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Bill Goode and Bill Gates, The ones who discovered the brothers Gibb’s talent for music
I could see the talent straight away,” said Bill Goode (owner of the raceway where the Gibbs started their singing in Australia), despite the fact Barry was just 12 and twins Maurice and Robin were nine. “The boys played a bass fiddle made out of an old tea chest and a guitar fashioned from a wooden fruitcase and some lengths of fishing line.The band’s “drum kit” was a couple of old oil tins”.
Despite the home-made instruments, Mr Goode was immediately impressed and enlisted Radio 4BH disc jockey Bill Gates and 4BH sales consultant John Proctor to the cause. Together, the businessmen signed the young band up to their first contract and set about recording and promoting them. “They were little bastards,” Mr Goode laughed, recalling their antics in the recording studios.
Mr Gates also described the Gibb brothers fondly as “little bastards with unique harmonies. You could tell them to sing the death notices in the paper and it would come out sounding beautiful,” he said. Mr Gates said he would always remember Maurice and Robin when they were youngsters as “irrepressible characters. “They were always up to something. They were uncontrollable in the studio, playing soccer with waste paper bins – they just wanted to have fun,” he said.
Mr Gates said he last met Maurice while visiting Barry’s home during a holiday to Miami two years ago.”They have their own recording studio just a few metres from where they live in Miami and they work there consistently, they are workaholics, but as far as their live appearances are concerned, I don’t see how that can possibly continue,” he said. His sudden death heralded the end of an era in the music world. “It’s a very sad day,” Mr Gates said.”These guys were the great survivors of the music industry.”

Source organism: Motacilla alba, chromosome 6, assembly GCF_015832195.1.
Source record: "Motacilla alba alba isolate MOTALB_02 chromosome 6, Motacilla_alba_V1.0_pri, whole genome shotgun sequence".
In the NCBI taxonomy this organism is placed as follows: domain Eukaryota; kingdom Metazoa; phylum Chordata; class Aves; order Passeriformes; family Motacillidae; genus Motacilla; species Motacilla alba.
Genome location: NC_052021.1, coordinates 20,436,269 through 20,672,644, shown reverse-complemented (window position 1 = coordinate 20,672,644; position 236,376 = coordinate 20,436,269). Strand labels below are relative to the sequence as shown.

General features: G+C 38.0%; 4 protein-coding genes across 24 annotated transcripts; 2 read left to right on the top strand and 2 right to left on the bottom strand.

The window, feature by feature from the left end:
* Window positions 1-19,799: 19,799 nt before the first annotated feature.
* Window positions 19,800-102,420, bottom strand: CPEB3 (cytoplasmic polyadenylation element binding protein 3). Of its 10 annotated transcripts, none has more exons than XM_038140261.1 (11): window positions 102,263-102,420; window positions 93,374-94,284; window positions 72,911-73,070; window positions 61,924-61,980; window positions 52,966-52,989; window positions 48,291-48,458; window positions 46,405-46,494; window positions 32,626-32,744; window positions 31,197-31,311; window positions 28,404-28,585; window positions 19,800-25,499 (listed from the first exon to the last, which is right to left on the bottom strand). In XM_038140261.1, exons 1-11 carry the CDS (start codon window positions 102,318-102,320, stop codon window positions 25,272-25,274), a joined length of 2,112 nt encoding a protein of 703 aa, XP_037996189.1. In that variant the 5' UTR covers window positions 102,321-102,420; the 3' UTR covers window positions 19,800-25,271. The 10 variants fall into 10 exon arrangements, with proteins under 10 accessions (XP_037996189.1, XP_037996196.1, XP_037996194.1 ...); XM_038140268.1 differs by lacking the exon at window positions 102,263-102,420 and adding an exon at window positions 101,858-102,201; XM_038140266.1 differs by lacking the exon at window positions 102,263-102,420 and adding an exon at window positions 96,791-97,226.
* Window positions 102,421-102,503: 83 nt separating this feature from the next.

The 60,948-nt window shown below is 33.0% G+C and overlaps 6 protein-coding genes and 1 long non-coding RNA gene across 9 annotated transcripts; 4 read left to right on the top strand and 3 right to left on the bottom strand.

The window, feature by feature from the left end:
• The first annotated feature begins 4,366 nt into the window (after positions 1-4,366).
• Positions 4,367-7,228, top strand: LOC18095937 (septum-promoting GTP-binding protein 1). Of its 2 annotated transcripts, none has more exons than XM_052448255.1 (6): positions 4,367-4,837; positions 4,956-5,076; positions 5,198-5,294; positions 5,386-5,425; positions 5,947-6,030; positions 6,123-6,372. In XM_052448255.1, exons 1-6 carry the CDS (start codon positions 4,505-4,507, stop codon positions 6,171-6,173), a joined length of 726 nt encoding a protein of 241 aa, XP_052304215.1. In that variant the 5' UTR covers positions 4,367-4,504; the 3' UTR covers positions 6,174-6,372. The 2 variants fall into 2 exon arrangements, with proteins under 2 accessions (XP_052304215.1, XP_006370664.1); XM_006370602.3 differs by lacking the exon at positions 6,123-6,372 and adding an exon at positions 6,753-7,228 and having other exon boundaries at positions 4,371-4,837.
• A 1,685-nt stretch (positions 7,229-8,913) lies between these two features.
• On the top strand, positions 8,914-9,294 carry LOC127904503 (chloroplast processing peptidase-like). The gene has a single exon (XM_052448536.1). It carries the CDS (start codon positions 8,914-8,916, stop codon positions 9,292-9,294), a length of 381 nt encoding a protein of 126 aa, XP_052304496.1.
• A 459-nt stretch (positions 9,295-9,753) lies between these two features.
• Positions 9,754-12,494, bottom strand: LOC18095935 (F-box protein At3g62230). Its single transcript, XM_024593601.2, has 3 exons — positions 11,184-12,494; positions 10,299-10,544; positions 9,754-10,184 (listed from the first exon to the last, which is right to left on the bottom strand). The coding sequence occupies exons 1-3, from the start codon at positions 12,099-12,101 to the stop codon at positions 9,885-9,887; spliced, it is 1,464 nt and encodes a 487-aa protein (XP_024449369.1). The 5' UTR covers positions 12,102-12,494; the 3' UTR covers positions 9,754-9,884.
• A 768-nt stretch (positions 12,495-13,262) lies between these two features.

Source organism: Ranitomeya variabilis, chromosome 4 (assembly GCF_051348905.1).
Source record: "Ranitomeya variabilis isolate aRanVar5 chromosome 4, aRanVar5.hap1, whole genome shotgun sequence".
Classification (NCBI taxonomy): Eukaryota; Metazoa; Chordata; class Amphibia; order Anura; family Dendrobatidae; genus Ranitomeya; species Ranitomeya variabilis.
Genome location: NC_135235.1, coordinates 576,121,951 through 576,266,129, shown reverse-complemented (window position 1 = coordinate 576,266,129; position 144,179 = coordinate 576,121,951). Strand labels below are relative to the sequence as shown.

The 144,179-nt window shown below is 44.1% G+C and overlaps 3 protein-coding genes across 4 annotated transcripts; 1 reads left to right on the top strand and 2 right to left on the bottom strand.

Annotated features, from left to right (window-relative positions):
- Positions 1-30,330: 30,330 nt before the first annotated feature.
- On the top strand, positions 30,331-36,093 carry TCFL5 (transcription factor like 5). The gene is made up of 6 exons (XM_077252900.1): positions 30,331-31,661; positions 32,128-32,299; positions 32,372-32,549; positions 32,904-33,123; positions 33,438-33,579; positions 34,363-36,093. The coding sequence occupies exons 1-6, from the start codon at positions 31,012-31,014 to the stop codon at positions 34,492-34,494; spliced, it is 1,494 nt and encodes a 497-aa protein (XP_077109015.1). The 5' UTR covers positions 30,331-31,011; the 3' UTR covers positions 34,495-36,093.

Kevin Jacobsen, Concert promoter
Col Joye’s brother and sometime bandmate Kevin Jacobsen was also lamenting the Maurice’s passing. “He was always up, he was always ready for a joke or a quip – he always wore a smile,” Jacobsen said. He rated the Bee Gees as “one of the phenomenons of show business of all times”, ahead of The Beatles, and certainly “Australia’s greatest international talent”. He had spoken to Barry Gibb by telephone and said the oldest brother in the close Gibb family was “devastated”.
“Maurice was a pretty free-for-all sort of guy. As he said, there were two things he didn’t really worry about – yesterday and tomorrow. He was a good talent, good co-writer … he was a good musical arranger, a good bass player, a good keyboard player, a good piano player and of course a great vocalist. It’s a sad loss, a very sad loss for the world, for the music business and those who knew him”
Col Joye, Australian rocker
The rise of the Bee Gees might not have been as steep if Barry had not fronted up to a Joye concert in Surfers Paradise in 1962. Joye was one the biggest stars of Australia’s fledgling rock scene and after meeting and listening to the brothers he brought them to Sydney and introduced them to Festival Records. Joye became lifelong friends with the family and was devastated yesterday by the news of Maurice’s unexpected death. “We are all quite distraught – this was completely out of the blue,” he said. “It’s a loss to the world, the Bee Gees were quite unique – musically, as performers, as song-writers.” Maurice was “a good arranger, a good musician, a good person.” The loss will be felt keenly in Australia because “they started off here, they did their apprenticeship here”.
Ian “Molly” Meldrun Australian Music guru
Music guru Molly Meldrum paid tribute to Maurice, twin brother Robin and older brother Barry, saying there was no doubt that the Bee Gees were one of the world’s biggest acts in the 1970s. “From a musical point of view these guys were and are huge, so it is a blow. And from a personal view as well, because they are all family friends, this is like affecting a part of my family. When these things happen, they just throw you for a six.”
Meldrum said the Gibb brothers managed to become one of the biggest bands in the world but remained the same likeable boys they were when they started their careers in Brisbane in the 1960s. “They were one of the major bands in the world with major, major hits. They had a lull and then Saturday Night Fever happened – they were alive again and have been ever since,” he said. “And they never forgot how they were brought up in Australia and that is a credit to all of them.” But Meldrum said Maurice’s death may mark the end of the band: “I don’t think the Bee Gees would go on without Maurice.” He added: “Maurice was the wit. He was again like John Lennon was to the Beatles. He could fire you with the one liners, and it would just break you up and the family as well.”